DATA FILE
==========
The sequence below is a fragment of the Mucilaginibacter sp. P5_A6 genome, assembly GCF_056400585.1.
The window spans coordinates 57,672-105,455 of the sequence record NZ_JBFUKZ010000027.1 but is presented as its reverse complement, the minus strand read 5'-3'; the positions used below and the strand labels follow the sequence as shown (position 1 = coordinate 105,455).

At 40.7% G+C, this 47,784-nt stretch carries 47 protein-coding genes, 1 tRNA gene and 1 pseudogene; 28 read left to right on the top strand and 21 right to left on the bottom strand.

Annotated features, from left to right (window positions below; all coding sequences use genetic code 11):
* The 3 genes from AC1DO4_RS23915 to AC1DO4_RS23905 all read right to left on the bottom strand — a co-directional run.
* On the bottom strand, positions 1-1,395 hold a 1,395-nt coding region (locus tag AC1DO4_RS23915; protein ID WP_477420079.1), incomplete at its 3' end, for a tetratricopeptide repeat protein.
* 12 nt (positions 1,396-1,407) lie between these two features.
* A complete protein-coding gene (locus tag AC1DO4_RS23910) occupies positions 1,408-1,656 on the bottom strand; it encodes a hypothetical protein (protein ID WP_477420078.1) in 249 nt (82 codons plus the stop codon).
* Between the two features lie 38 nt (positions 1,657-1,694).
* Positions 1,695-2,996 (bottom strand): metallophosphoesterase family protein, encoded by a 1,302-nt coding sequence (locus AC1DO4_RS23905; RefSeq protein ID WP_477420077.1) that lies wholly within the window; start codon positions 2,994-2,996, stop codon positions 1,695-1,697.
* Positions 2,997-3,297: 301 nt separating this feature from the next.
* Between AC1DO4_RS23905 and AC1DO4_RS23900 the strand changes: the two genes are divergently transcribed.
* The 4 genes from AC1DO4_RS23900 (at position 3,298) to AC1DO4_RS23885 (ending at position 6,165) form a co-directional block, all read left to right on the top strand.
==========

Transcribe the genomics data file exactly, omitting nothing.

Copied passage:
The sequence below is a fragment of the Mucilaginibacter sp. P5_A6 genome, assembly GCF_056400585.1.
The window spans coordinates 57,672-105,455 of the sequence record NZ_JBFUKZ010000027.1 but is presented as its reverse complement, the minus strand read 5'-3'; the positions used below and the strand labels follow the sequence as shown (position 1 = coordinate 105,455).

At 40.7% G+C, this 47,784-nt stretch carries 47 protein-coding genes, 1 tRNA gene and 1 pseudogene; 28 read left to right on the top strand and 21 right to left on the bottom strand.

Annotated features, from left to right (window positions below; all coding sequences use genetic code 11):
* The 3 genes from AC1DO4_RS23915 to AC1DO4_RS23905 all read right to left on the bottom strand — a co-directional run.
* On the bottom strand, positions 1-1,395 hold a 1,395-nt coding region (locus tag AC1DO4_RS23915; protein ID WP_477420079.1), incomplete at its 3' end, for a tetratricopeptide repeat protein.
* 12 nt (positions 1,396-1,407) lie between these two features.
* A complete protein-coding gene (locus tag AC1DO4_RS23910) occupies positions 1,408-1,656 on the bottom strand; it encodes a hypothetical protein (protein ID WP_477420078.1) in 249 nt (82 codons plus the stop codon).
* Between the two features lie 38 nt (positions 1,657-1,694).
* Positions 1,695-2,996 (bottom strand): metallophosphoesterase family protein, encoded by a 1,302-nt coding sequence (locus AC1DO4_RS23905; RefSeq protein ID WP_477420077.1) that lies wholly within the window; start codon positions 2,994-2,996, stop codon positions 1,695-1,697.
* Positions 2,997-3,297: 301 nt separating this feature from the next.
* Between AC1DO4_RS23905 and AC1DO4_RS23900 the strand changes: the two genes are divergently transcribed.
* The 4 genes from AC1DO4_RS23900 (at position 3,298) to AC1DO4_RS23885 (ending at position 6,165) form a co-directional block, all read left to right on the top strand.